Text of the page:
You don't (I hope) make payments to your employer. The relationship is reversed. Employees have an interest in making sure the employer can pay them, but employers aren't required to submit financial information to potential employees (unless they are public companies where that information gets released anyway).
 
Old 12-19-2013, 09:28 AM
 
Location: West Madison^WMHT
3,281 posts, read 3,131,324 times
Reputation: 4074
Quote:
Originally Posted by Moby Hick View Post
You don't (I hope) make payments to your employer. The relationship is reversed. Employees have an interest in making sure the employer can pay them, but employers aren't required to submit financial information to potential employees (unless they are public companies where that information gets released anyway).
Maybe they should be?

I'd strongly encourage employees to "check" the credit of potential employers, and also to think long and hard about continuing to come into work if the company misses a payment (late payroll, etc).

Quote:
There are really very few good reasons an employer would ever need to see your credit history. It's almost the same as discriminating against hiring someone because of a health reason.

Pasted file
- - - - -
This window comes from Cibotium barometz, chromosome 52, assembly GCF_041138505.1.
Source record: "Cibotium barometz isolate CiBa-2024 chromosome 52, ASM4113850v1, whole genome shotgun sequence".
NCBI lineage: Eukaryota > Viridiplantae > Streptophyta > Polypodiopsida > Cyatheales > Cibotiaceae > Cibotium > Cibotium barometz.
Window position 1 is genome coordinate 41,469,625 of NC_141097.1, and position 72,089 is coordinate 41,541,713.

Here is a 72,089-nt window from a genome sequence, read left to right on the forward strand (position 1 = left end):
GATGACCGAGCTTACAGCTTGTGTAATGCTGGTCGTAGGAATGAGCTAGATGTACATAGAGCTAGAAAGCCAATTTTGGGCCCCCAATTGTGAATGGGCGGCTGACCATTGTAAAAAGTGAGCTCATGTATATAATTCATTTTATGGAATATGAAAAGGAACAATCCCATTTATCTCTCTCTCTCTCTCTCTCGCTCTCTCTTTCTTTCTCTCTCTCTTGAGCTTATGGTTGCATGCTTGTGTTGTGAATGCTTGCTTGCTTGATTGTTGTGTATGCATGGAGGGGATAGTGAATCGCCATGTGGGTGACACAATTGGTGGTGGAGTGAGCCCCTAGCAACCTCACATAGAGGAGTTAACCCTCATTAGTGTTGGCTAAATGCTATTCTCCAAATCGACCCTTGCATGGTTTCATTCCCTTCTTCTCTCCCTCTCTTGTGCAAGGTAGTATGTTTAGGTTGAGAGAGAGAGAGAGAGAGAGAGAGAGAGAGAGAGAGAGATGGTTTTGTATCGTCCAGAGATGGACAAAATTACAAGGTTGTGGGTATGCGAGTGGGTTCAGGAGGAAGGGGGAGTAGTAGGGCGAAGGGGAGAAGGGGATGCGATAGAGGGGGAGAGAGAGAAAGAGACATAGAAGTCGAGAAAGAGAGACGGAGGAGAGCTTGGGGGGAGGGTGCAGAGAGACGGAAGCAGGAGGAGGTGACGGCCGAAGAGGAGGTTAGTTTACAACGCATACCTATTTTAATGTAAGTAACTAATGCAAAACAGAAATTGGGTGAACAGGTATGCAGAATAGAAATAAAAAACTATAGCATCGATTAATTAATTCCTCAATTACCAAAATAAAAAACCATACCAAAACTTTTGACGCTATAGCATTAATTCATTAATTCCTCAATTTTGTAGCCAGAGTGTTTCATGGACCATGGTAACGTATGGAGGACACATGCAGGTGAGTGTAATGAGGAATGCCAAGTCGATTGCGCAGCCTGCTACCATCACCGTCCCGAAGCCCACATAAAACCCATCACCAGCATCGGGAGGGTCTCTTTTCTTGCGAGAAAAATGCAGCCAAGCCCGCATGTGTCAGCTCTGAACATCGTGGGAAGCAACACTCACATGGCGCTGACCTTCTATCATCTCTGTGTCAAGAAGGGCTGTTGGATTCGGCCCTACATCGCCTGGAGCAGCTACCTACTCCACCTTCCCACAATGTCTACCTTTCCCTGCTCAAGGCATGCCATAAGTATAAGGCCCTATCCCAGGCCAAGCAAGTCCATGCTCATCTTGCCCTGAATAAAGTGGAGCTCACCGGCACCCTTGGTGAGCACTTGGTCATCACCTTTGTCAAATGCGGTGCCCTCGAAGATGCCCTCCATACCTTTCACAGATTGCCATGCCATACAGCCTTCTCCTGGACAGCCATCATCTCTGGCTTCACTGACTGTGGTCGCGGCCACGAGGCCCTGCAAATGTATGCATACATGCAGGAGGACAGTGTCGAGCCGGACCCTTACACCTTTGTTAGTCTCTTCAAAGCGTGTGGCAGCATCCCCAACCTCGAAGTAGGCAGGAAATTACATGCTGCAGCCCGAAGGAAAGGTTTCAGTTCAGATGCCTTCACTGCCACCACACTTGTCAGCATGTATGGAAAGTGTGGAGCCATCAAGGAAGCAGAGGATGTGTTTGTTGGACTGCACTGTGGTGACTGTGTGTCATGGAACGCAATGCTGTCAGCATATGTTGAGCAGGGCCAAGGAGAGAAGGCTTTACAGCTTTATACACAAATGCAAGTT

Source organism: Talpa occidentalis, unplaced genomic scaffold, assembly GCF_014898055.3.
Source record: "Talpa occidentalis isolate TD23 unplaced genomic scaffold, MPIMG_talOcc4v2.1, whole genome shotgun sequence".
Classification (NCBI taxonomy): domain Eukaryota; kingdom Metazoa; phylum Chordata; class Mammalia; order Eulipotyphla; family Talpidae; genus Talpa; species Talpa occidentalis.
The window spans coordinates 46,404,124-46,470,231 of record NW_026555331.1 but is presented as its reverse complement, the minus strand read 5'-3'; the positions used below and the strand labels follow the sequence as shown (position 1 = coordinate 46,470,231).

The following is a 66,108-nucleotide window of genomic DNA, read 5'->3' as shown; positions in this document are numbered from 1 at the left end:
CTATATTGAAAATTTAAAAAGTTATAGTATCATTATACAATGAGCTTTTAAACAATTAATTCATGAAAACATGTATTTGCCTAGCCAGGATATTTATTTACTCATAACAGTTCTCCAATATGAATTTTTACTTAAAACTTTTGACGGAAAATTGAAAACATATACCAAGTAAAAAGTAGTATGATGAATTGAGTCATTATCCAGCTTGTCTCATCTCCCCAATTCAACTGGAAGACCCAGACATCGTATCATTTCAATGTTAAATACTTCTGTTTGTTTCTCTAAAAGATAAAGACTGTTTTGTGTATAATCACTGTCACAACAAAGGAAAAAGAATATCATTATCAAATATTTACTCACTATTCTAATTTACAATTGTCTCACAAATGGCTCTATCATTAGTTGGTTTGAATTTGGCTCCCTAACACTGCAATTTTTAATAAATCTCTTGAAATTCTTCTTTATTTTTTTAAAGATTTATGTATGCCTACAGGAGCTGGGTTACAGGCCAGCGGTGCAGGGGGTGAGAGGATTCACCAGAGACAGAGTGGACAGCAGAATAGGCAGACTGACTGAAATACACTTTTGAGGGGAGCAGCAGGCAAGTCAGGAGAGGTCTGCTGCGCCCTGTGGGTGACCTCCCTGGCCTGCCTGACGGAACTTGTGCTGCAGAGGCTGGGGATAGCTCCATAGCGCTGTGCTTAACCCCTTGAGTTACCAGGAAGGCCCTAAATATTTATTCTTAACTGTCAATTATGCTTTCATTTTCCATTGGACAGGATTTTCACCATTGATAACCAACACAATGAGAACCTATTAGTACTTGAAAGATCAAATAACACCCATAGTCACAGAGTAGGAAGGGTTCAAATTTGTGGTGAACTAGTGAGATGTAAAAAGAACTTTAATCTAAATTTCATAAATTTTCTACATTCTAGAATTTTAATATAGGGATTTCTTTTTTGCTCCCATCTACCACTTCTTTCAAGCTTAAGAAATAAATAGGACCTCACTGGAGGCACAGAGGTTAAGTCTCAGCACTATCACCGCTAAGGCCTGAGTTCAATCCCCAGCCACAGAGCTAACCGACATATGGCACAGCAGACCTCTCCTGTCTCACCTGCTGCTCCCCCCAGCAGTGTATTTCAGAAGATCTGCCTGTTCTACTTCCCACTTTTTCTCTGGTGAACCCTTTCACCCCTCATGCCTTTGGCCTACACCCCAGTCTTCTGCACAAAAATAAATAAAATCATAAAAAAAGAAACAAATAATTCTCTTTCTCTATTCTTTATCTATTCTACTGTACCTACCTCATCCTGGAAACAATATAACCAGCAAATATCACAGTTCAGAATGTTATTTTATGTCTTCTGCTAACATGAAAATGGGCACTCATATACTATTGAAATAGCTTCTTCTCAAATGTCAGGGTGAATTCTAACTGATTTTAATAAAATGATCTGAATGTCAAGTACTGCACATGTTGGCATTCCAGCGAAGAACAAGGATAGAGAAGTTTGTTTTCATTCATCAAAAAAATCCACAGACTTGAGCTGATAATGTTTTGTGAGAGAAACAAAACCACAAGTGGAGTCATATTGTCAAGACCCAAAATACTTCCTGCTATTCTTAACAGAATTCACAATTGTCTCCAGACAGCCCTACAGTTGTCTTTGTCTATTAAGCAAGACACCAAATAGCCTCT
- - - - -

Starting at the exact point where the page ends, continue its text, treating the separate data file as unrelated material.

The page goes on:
Employers already can get a release to do a background check. If the law changes to forbid them from getting a full credit report, but allowing access to specific details with a release from the prospective employee, then I'm sure Experian and friends will be happy to make a new category of "limited report" with a fee attached which they can sell to prospective employers, only containing actually work-history-relevant information.
 
Old 12-19-2013, 09:30 AM
 
3,764 posts, read 3,505,017 times
Reputation: 8938
Quote:
Originally Posted by Moby Hick View Post
That's not a good analogy.

When you rent a property, you are contracting to make regular payments with the owner. Structurally, it's the same thing as making regular payments on a loan. The person who owns the property has an interest in seeing if you can pay for almost exactly the same reasons as a banker has before making you a loan.